I am reminded of a backpacker I met in Samoa (he missed the last bus out of my village) who explained to me both that "The Red Hot Chili Peppers are shamans, man," and that he'd arrived at this insight in a Cherokee sweat lodge. In Honolulu.

A lovely boy, but kind of ditsy.


Posted by: LizardBreath | Link to this comment | 09- 9-07 12:21 PM
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I would like to make a mixtape on CD for y'all. But a lot of the songs I want to include are on vinyl. I could turn them into a tape, but not a CD.


Posted by: Cryptic Ned | Link to this comment | 09- 9-07 12:22 PM
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I can verify that wearing a sock on your penis can be an out-of-body experience.

One that poor LB will never know, of course.


Posted by: John Emerson | Link to this comment | 09- 9-07 12:24 PM
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Your computer doesn't have a line-in, Ned?


Posted by: Josh | Link to this comment | 09- 9-07 12:25 PM
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I was only sort of trolling. In the course of arguing with bob I inadvertently stumbled into implying something that I don't quite believe, but that is close enough to what I do believe that I was able to more or less justify what I said when I was called on it.


Posted by: teofilo | Link to this comment | 09- 9-07 12:31 PM
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I don't think I have whatever software would be necessary to turn the sound coming into the line-in into audio files. Also, my computer is at work and I don't have a computer at home right now. Also, I don't have a turntable right now. What I need is an extreme makeover.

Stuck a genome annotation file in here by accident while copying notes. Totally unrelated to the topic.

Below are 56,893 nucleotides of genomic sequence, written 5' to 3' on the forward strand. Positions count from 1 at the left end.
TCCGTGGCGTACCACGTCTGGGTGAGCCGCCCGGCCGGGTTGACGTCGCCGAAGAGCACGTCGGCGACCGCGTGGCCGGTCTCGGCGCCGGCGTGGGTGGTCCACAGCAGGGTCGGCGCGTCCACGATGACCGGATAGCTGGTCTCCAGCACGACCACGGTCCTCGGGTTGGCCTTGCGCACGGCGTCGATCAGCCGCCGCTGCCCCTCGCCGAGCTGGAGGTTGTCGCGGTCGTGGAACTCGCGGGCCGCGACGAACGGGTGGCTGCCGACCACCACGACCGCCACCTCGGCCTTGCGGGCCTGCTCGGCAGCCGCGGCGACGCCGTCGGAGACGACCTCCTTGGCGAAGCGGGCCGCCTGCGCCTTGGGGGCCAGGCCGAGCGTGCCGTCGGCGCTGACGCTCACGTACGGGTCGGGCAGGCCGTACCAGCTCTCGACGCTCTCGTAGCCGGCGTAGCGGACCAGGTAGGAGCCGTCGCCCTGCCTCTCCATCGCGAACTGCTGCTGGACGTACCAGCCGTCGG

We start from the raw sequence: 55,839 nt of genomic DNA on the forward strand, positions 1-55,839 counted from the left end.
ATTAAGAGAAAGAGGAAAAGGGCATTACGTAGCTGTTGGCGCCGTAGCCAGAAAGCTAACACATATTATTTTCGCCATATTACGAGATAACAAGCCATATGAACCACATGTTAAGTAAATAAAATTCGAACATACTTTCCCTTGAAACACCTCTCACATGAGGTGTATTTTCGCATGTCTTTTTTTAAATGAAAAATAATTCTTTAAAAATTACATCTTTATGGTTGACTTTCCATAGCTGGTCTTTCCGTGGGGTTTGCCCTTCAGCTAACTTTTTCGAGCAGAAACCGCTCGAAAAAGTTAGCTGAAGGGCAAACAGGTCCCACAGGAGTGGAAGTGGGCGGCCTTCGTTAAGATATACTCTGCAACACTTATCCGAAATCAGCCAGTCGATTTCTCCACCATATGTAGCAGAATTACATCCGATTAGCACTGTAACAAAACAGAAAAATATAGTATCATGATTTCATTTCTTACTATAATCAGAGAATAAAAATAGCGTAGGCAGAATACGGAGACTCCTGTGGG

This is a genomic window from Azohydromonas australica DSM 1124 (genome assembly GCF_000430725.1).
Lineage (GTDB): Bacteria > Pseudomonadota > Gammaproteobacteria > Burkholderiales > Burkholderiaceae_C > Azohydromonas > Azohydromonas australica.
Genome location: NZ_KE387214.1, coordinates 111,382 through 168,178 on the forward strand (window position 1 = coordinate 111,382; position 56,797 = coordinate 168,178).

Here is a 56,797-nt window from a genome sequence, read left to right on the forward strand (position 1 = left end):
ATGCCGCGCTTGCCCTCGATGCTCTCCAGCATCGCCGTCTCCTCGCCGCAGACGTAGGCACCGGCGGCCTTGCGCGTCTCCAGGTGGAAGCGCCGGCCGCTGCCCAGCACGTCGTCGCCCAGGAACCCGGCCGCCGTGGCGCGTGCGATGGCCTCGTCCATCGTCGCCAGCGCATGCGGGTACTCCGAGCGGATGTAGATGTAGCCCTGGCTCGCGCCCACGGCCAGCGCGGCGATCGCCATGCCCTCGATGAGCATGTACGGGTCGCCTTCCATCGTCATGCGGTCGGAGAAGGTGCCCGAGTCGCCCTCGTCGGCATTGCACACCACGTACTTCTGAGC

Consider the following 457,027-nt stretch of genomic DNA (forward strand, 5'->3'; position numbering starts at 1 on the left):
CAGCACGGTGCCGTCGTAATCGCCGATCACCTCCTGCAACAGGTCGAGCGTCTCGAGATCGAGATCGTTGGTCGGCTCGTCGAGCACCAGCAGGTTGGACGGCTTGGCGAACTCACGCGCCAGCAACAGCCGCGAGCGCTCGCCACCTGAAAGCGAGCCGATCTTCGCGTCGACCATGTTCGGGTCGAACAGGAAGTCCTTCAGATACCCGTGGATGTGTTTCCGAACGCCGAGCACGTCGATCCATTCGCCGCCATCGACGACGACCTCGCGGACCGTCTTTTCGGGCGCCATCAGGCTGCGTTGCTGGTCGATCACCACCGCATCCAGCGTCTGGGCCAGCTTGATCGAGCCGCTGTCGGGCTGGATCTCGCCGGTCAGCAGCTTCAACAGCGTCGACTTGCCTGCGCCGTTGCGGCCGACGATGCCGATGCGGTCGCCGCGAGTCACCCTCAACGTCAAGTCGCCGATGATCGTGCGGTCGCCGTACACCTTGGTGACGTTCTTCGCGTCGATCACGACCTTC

Posted by: Cryptic Ned | Link to this comment | 09- 9-07 12:31 PM
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I didn't think computers normally had line-ins anyway.

I find electronic equipment to be almost unbearably boring and incomprehensible, so I might never get a turntable or computer. I wish I lived in Communist Bulgaria so I would have only one choice for this sort of thing instead of several million.


Posted by: Cryptic Ned | Link to this comment | 09- 9-07 12:40 PM
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re: mixtapes.

I put some stuff together earlier.

http://www.mcgrattan.f2s.com/music_for_not_dancing_mostly.zip

[Mostly a big contrast with tweety and apo's stuff. Chilly and cerebral is more the mood]

Seb Rochford's Polar Bear - Heavy Paws on the Powdery Floor
Rachel Unthank & The Winterset - The Bairns #09] Sea Song
Stan Tracey - Starless And Bible Black
Basquiat Strings - Junk
Gil Evans Orchestra - Where Flamingos Fly
Thom Yorke - Harrowdown Hill (Extended Mix)
Marcin Wasilewski, Slawomir Kurkiewicz, Michal Miskiewicz - Hyperballad
Esther Phillips - Home Is Where The Hatred Is
The Joe Harriott Quintet - Modal
Sainkho Namtchylak - Tanola Nomads
Acoustic Ladyland - Some Other Sky
Rachid Taha - Ya Rayah


Posted by: nattarGcM ttaM | Link to this comment | 09- 9-07 12:42 PM
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Computers have line-ins but turntables don't output at line level. You need a phono preamp.


Posted by: nattarGcM ttaM | Link to this comment | 09- 9-07 12:43 PM
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A lovely boy, but kind of ditsy.